The timeline for a strap is usually 3-4 days depending on how many hours Elliott puts into the work. Also, how much art she has to create takes up more time. When she is done, she takes her work to Raymond General to get them photographed before sending them out.
“Sometimes they give me a sketch of what they want and it helps me,” she said. “It takes a couple of days off of designing it. They give me ideas about what to put on the strap. Some call me and talk to me. Then, I’ll have sleepless nights. I’ll come up with an idea in the middle of the night. I work from 12-15-hour- days, depending on what I’m working on. If I work on one strap, I can have it done and finished by the third day. That’s working 12-hour days on it. I went to Raymond General and started laying my work on the bar to take photos. When I started posting photos, I started getting comments about the bar and the art. Some know the Raymond General as where I take pictures of the straps.”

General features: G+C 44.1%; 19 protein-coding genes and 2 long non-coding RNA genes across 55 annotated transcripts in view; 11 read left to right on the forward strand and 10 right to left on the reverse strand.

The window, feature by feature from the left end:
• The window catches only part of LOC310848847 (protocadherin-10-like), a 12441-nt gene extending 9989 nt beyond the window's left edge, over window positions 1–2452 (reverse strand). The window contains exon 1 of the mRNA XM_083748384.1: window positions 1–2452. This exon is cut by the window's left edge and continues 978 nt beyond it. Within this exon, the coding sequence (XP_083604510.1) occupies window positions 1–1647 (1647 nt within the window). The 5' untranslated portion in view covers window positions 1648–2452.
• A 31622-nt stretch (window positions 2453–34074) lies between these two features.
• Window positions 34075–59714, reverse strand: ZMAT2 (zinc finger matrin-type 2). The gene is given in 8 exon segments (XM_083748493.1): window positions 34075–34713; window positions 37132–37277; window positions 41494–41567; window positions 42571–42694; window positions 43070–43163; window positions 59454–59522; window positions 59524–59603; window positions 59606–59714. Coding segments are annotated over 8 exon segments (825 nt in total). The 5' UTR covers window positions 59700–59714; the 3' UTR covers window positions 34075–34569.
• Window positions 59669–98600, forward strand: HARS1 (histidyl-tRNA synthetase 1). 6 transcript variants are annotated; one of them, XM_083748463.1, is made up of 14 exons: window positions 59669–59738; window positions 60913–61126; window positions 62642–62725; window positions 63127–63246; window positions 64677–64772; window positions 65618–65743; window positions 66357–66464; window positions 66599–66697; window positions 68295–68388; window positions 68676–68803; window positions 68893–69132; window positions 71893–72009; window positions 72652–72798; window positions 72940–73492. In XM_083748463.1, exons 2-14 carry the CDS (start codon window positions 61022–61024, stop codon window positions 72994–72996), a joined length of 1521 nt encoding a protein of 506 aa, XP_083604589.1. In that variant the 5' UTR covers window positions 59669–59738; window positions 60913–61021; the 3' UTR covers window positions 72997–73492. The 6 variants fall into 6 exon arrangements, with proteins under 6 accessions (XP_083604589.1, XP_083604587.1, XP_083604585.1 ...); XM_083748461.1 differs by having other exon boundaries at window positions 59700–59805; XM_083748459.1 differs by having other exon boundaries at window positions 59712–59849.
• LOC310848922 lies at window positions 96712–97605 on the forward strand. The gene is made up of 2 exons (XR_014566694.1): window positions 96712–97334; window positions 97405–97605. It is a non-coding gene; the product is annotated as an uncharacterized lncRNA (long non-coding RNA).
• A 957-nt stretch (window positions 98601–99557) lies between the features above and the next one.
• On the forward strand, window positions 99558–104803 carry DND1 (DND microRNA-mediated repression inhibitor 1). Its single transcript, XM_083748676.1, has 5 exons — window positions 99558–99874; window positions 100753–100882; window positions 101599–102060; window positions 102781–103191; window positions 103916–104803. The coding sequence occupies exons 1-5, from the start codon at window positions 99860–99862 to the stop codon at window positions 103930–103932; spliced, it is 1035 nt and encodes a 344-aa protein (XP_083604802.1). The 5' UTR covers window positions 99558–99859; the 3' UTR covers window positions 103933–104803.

Elliott’s work is all custom-made and is done from word-of-mouth and social media. She has Facebook and Instagram pages, but she is booked until next year when it comes to her work.
“I finally found that niche, especially when I started the guitar strap, that passion overwhelms me when I make one,” she said.